The Ten Commandments have been delivered. And we have enough time following them. But it’s not like God was done speaking then. There are plenty more admonitions and warnings to be mentioned after that. And it’s possible that they have even more to say about the heart of God then the ‘big ten’. But these aren’t hanging up in anyone’s court and I’ve never heard anyone fight over Exodus chapter 21. So what gives?
God definitely understands that the way people learn is “repetition, repetition, repetition.” He tells Moses (again) in 20:23:”Do not make any gods to be alongside me; do not make for yourselves gods of silver or gods of gold.” Is there any wonder that we still mess up our lives the most when we worship something else other than God, whether it’s money, power, sex, fame, etc.? And yet, the opposite is true, too: “Wherever I cause my name to be honored, I will come to you and bless you” (v. 24).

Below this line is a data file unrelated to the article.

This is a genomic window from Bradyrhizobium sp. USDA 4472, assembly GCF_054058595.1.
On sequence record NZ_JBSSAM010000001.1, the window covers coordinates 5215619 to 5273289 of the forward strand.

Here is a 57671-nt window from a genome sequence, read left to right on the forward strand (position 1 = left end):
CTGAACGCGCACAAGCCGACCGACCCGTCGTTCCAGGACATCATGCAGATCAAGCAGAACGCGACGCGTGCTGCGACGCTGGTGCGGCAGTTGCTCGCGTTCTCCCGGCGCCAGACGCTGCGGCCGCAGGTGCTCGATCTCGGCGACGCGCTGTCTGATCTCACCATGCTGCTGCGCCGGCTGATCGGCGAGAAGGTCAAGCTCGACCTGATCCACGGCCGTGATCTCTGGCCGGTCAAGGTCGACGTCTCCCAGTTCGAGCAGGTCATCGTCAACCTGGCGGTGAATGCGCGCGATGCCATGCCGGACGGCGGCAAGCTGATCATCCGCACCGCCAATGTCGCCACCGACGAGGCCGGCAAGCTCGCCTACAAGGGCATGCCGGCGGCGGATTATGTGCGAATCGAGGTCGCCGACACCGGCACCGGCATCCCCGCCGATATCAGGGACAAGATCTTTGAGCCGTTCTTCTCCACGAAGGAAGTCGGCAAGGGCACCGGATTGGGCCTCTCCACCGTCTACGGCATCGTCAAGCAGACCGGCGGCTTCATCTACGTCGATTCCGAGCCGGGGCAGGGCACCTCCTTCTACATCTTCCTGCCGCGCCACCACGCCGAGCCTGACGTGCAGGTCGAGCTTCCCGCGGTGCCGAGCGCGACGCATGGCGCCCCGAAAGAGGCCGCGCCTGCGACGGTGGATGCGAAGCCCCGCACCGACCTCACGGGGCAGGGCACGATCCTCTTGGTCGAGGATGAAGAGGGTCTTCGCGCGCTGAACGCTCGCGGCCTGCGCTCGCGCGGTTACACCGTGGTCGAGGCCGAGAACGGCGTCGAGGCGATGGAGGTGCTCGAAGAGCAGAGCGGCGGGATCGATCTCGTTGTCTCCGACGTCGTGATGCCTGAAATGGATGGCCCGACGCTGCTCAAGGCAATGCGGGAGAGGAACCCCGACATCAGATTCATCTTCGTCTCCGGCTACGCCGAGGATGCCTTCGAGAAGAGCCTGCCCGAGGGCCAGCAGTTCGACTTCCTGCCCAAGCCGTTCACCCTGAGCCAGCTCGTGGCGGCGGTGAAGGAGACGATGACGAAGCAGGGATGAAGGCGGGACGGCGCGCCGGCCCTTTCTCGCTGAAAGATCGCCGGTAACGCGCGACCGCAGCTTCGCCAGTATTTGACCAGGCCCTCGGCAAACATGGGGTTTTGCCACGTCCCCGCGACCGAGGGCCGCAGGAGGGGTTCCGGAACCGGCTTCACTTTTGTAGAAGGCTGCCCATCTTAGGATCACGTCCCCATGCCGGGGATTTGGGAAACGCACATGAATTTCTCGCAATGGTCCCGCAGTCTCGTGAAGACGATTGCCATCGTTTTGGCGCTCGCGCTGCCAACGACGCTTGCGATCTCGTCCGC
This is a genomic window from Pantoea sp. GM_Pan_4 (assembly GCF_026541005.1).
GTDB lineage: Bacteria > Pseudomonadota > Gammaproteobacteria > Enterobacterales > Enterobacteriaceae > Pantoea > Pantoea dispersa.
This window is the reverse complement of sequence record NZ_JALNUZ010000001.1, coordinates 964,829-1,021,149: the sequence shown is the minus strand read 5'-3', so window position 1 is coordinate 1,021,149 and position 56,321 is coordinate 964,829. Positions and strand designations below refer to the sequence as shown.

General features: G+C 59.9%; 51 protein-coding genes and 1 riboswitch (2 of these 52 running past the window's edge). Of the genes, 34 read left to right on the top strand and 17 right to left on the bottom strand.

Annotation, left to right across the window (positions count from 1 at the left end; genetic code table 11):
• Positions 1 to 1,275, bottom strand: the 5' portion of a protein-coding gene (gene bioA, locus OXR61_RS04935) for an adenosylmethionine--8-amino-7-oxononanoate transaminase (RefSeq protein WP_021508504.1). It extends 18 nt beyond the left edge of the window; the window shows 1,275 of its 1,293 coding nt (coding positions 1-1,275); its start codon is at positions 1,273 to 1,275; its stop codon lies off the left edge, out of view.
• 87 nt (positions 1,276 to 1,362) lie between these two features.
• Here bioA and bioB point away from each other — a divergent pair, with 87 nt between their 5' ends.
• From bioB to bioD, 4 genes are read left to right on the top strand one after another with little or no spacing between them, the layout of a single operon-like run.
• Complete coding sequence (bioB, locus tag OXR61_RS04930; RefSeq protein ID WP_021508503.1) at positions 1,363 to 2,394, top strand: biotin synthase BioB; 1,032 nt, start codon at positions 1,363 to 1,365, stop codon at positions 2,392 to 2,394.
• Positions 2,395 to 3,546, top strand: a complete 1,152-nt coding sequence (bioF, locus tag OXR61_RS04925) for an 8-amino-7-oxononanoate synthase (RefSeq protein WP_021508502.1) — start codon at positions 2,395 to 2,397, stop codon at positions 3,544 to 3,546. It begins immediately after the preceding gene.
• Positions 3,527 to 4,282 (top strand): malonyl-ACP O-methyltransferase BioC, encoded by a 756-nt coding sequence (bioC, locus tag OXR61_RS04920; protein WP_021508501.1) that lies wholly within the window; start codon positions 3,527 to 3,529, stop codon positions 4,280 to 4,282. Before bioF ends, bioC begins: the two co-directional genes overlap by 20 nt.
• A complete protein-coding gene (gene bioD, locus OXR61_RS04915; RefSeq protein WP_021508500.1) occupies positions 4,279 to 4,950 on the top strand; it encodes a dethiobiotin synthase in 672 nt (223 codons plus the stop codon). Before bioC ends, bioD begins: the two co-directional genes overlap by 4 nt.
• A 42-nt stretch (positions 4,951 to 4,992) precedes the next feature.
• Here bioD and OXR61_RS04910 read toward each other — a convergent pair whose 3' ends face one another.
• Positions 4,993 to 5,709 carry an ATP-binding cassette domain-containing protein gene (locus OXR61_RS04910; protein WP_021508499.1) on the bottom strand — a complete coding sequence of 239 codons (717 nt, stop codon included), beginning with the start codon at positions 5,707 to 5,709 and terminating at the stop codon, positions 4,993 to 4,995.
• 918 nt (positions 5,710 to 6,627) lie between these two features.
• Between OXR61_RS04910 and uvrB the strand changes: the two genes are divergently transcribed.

But let’s get at these ‘additional instructions’ without any cute names, and see what’s going on there:
Slavery was allowed, but after six years of slavery, the person (if Hebrew) went free without paying their debt (Ex. 21:2). Sounds semi-compassionate. Then you get to verse 4, and a slave who married another slave during slavery, the wife and potential children didn’t go free. Sounds systematic, and indubitably, it makes my skin crawl. Quite frankly, the next sets of verses about slavery make me think this is all some kind of backlash against the way the Egyptians held slaves, but doesn’t sound like the God I know. This sounds like Moses working within the system to try to create order, while at the same time encouraging the Israelites to behave better than the Egyptians. Either way, I just can’t wrap my mind around slavery being acceptable to God, and as a ‘canon reader,’ I have to assume that this came through the mouthpiece/viewpoint of Moses trying to keep the peace. It still stinks.